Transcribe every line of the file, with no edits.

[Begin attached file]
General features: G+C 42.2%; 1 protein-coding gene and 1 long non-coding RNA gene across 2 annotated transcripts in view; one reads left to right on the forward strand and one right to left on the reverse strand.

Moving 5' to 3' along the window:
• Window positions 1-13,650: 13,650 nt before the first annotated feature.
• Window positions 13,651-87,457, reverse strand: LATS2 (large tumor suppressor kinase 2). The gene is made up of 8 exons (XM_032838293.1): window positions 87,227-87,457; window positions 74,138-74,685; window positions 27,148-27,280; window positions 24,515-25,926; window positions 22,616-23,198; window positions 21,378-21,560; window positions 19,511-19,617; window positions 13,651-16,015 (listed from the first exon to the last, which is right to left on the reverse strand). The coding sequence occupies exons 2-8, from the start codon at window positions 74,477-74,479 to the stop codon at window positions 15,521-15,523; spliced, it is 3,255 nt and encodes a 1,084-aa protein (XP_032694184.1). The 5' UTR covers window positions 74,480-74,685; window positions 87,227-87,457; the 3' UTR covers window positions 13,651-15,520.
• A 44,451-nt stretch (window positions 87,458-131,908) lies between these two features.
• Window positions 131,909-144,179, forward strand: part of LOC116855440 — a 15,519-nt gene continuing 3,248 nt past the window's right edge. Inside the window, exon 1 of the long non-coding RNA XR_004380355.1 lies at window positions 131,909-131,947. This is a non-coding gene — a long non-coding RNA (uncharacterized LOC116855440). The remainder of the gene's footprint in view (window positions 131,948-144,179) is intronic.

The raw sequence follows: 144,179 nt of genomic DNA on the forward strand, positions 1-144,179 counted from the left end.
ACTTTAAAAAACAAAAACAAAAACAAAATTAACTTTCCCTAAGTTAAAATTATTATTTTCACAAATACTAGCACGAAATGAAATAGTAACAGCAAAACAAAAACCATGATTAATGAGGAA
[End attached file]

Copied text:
General features: G+C 42.2%; 1 protein-coding gene and 1 long non-coding RNA gene across 2 annotated transcripts in view; one reads left to right on the forward strand and one right to left on the reverse strand.

Moving 5' to 3' along the window:
• Window positions 1-13,650: 13,650 nt before the first annotated feature.
• Window positions 13,651-87,457, reverse strand: LATS2 (large tumor suppressor kinase 2). The gene is made up of 8 exons (XM_032838293.1): window positions 87,227-87,457; window positions 74,138-74,685; window positions 27,148-27,280; window positions 24,515-25,926; window positions 22,616-23,198; window positions 21,378-21,560; window positions 19,511-19,617; window positions 13,651-16,015 (listed from the first exon to the last, which is right to left on the reverse strand). The coding sequence occupies exons 2-8, from the start codon at window positions 74,477-74,479 to the stop codon at window positions 15,521-15,523; spliced, it is 3,255 nt and encodes a 1,084-aa protein (XP_032694184.1). The 5' UTR covers window positions 74,480-74,685; window positions 87,227-87,457; the 3' UTR covers window positions 13,651-15,520.
• A 44,451-nt stretch (window positions 87,458-131,908) lies between these two features.
• Window positions 131,909-144,179, forward strand: part of LOC116855440 — a 15,519-nt gene continuing 3,248 nt past the window's right edge. Inside the window, exon 1 of the long non-coding RNA XR_004380355.1 lies at window positions 131,909-131,947. This is a non-coding gene — a long non-coding RNA (uncharacterized LOC116855440). The remainder of the gene's footprint in view (window positions 131,948-144,179) is intronic.

The raw sequence follows: 144,179 nt of genomic DNA on the forward strand, positions 1-144,179 counted from the left end.
ACTTTAAAAAACAAAAACAAAAACAAAATTAACTTTCCCTAAGTTAAAATTATTATTTTCACAAATACTAGCACGAAATGAAATAGTAACAGCAAAACAAAAACCATGATTAATGAGGAA